If we shadows have offended,
Think but this and all is mended,
That you have but slumber’d here
While these visions did appear.
So, good night unto you all.
Give me your hands, if we be friends,
And Robin shall restore amends.
…after all the innuendo, cardigan brokebacking, and that heartstoppingly amazing final chorus with the boys and the countertenor and Tytania’s toe-curling descant, I kind of didn’t mind how off it was, or at least different from the nine thousand versions we’ve seen of it before. Insert aside here about authorial intent…but really, there is a home in the world for “traditional” readings of this work (both the Shakespeare and the Britten, and I own, have seen, and will see many, many more of them), and this production doesn’t imply that its reading is the correct one; it’s just a beautiful, moving, severe interpretation. It’s been a long time since an opera has arrested me in that way, and I’d like to think that when I’m dead, somebody could use something of mine to make a similarly powerful gesture.
Another kind of funny aside was that one good friend, whom I will not name because I adore him, began his litany of complains against the production with the fact that it had started in two minutes of silence as Theseus prowled across the stage. Something that I find especially strange about the English opera world — and let it be said that I actually know nothing about this, this is more of a general impression from my limited experience — is that even the smallest, like, Tesco-wrapped, overly-curated galangal root of European, regie-ass production is still too spicy for some of these people. Straight theater-goers (and fans of new music) in London seem way ahead of the curve, where it’s like, Sarah Kane 4.48 Psychosis every two seconds and Black Wartch and really kind of outrageous Shakespeare productions and all the Gerald Barry you can shake a scepter at but then two minutes of silence at the head of the opera is offensive? The point is, it seemed odd that a little silence with a prowling Theseus ruffled the feathers; I hesitated to tell my friend that I, in college, provided incidental music for a production of the Shakespeare Midsummer in which all of the court’s proceedings were conducted in Medieval Korean, the faeries were suspended in sex slings the entire time, and the audience was gender-segregated into groomsmen and bridesmaids (and do not think for a moment that this reinforcement of the gender binary was not mise en evidence by several theatergoers).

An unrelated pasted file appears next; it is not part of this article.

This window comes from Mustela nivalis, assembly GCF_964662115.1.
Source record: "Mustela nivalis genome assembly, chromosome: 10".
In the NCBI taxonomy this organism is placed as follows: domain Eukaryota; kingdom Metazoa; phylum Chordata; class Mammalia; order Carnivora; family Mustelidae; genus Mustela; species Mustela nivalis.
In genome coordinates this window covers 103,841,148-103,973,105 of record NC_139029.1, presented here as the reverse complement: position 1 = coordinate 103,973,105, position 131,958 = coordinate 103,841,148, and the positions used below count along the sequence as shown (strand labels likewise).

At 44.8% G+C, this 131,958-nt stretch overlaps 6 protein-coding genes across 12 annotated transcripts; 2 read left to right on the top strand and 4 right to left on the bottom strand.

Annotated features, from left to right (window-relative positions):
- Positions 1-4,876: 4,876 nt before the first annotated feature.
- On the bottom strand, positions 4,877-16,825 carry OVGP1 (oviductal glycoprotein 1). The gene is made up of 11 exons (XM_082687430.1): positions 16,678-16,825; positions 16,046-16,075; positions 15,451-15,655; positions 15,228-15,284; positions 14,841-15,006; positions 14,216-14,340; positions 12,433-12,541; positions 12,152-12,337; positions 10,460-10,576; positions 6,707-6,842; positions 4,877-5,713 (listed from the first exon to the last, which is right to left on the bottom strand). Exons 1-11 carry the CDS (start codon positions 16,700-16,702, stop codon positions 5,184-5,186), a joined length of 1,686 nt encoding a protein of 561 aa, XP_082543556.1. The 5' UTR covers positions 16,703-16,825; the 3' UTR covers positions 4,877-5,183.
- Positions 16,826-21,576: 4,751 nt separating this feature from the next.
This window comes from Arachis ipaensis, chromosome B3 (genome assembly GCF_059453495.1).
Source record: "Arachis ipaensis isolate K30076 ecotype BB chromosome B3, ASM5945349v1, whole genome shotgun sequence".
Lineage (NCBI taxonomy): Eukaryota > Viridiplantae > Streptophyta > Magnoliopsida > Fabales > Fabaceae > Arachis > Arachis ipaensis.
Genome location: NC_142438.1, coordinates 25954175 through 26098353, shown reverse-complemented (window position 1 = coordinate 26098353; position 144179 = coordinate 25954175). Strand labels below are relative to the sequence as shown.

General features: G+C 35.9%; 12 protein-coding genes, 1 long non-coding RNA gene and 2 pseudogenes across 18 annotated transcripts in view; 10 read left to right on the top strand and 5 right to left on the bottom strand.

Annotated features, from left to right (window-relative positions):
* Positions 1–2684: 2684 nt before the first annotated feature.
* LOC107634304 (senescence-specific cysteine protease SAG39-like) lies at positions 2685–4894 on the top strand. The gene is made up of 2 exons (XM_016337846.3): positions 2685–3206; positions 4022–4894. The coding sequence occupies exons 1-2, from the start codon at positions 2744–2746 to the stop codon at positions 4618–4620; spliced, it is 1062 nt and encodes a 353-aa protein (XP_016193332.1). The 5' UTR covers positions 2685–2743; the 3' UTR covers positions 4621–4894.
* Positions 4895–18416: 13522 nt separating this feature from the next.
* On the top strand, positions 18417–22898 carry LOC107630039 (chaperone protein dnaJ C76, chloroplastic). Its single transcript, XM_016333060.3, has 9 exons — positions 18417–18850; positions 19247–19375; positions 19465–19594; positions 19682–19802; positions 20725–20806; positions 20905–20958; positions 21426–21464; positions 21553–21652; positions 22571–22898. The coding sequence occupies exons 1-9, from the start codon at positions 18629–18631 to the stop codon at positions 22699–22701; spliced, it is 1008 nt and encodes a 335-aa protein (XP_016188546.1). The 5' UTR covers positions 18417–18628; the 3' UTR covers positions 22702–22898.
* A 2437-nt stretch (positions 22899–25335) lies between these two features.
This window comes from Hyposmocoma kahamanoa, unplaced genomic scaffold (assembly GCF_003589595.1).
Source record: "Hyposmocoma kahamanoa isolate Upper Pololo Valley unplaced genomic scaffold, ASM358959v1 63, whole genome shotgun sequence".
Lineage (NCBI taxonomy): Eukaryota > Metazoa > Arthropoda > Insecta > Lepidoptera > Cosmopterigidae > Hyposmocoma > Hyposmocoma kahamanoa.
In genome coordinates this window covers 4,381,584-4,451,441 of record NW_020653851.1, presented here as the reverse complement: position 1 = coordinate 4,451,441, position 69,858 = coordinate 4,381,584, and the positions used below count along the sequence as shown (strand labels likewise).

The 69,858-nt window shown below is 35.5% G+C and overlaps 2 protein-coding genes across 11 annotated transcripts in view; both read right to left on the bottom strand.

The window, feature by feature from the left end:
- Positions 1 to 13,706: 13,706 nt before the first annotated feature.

The other great thing about last night was Sir Willard White, holy shit. He was so amazing as Bottom, I was losing my mind. During his transformation, he removes his shirt, which is technically fascinating because we got to watch exactly how it is that he controls his diaphragm. It’s something extraordinary; the flesh is suspended over the muscles in a very revealing way. I’d urge any singers out there to do more work shirtless, or videotape yourselves and get involved. It was like watching a Mark Morris rehearsal on his abs. Also does everybody remember how great Willard White is in El Niño? There’s a little three-minute nugget in the first part that I steal every two seconds; this business with the low low piccolo is really perfect at doing stillness with potential energy.
John Adams El Niño
Se Habla de Gabriel
WW starts a minute or so in. Listen to how good those string drones are!